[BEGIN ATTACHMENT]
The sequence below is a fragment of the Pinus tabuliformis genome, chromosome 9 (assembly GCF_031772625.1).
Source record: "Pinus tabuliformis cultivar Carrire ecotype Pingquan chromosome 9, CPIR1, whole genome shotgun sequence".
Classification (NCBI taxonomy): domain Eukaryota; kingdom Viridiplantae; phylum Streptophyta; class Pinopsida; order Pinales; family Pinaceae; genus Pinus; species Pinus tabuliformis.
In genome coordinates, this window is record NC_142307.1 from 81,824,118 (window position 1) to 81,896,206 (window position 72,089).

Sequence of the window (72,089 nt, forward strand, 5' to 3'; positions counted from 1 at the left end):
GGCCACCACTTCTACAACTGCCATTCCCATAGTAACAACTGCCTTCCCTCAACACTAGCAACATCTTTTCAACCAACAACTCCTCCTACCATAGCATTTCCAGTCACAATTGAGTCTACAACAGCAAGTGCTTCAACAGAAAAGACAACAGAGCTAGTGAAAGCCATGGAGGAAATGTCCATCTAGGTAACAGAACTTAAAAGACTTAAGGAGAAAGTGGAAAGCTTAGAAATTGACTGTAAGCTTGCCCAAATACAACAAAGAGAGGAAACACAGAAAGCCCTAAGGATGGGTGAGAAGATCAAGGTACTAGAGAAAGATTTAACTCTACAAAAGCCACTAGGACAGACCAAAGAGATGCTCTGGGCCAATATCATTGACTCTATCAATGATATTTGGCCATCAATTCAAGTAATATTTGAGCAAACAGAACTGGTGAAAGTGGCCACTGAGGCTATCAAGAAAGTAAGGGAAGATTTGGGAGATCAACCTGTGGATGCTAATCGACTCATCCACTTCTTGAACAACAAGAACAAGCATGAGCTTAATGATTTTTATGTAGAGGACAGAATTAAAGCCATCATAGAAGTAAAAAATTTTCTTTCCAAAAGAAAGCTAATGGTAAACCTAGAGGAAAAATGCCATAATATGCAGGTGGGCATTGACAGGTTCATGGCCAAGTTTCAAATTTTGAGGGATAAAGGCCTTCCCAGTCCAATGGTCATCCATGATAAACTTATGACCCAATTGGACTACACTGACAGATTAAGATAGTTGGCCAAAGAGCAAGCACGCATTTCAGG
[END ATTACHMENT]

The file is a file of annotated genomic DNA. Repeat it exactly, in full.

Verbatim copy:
The sequence below is a fragment of the Pinus tabuliformis genome, chromosome 9 (assembly GCF_031772625.1).
Source record: "Pinus tabuliformis cultivar Carrire ecotype Pingquan chromosome 9, CPIR1, whole genome shotgun sequence".
Classification (NCBI taxonomy): domain Eukaryota; kingdom Viridiplantae; phylum Streptophyta; class Pinopsida; order Pinales; family Pinaceae; genus Pinus; species Pinus tabuliformis.
In genome coordinates, this window is record NC_142307.1 from 81,824,118 (window position 1) to 81,896,206 (window position 72,089).

Sequence of the window (72,089 nt, forward strand, 5' to 3'; positions counted from 1 at the left end):
GGCCACCACTTCTACAACTGCCATTCCCATAGTAACAACTGCCTTCCCTCAACACTAGCAACATCTTTTCAACCAACAACTCCTCCTACCATAGCATTTCCAGTCACAATTGAGTCTACAACAGCAAGTGCTTCAACAGAAAAGACAACAGAGCTAGTGAAAGCCATGGAGGAAATGTCCATCTAGGTAACAGAACTTAAAAGACTTAAGGAGAAAGTGGAAAGCTTAGAAATTGACTGTAAGCTTGCCCAAATACAACAAAGAGAGGAAACACAGAAAGCCCTAAGGATGGGTGAGAAGATCAAGGTACTAGAGAAAGATTTAACTCTACAAAAGCCACTAGGACAGACCAAAGAGATGCTCTGGGCCAATATCATTGACTCTATCAATGATATTTGGCCATCAATTCAAGTAATATTTGAGCAAACAGAACTGGTGAAAGTGGCCACTGAGGCTATCAAGAAAGTAAGGGAAGATTTGGGAGATCAACCTGTGGATGCTAATCGACTCATCCACTTCTTGAACAACAAGAACAAGCATGAGCTTAATGATTTTTATGTAGAGGACAGAATTAAAGCCATCATAGAAGTAAAAAATTTTCTTTCCAAAAGAAAGCTAATGGTAAACCTAGAGGAAAAATGCCATAATATGCAGGTGGGCATTGACAGGTTCATGGCCAAGTTTCAAATTTTGAGGGATAAAGGCCTTCCCAGTCCAATGGTCATCCATGATAAACTTATGACCCAATTGGACTACACTGACAGATTAAGATAGTTGGCCAAAGAGCAAGCACGCATTTCAGG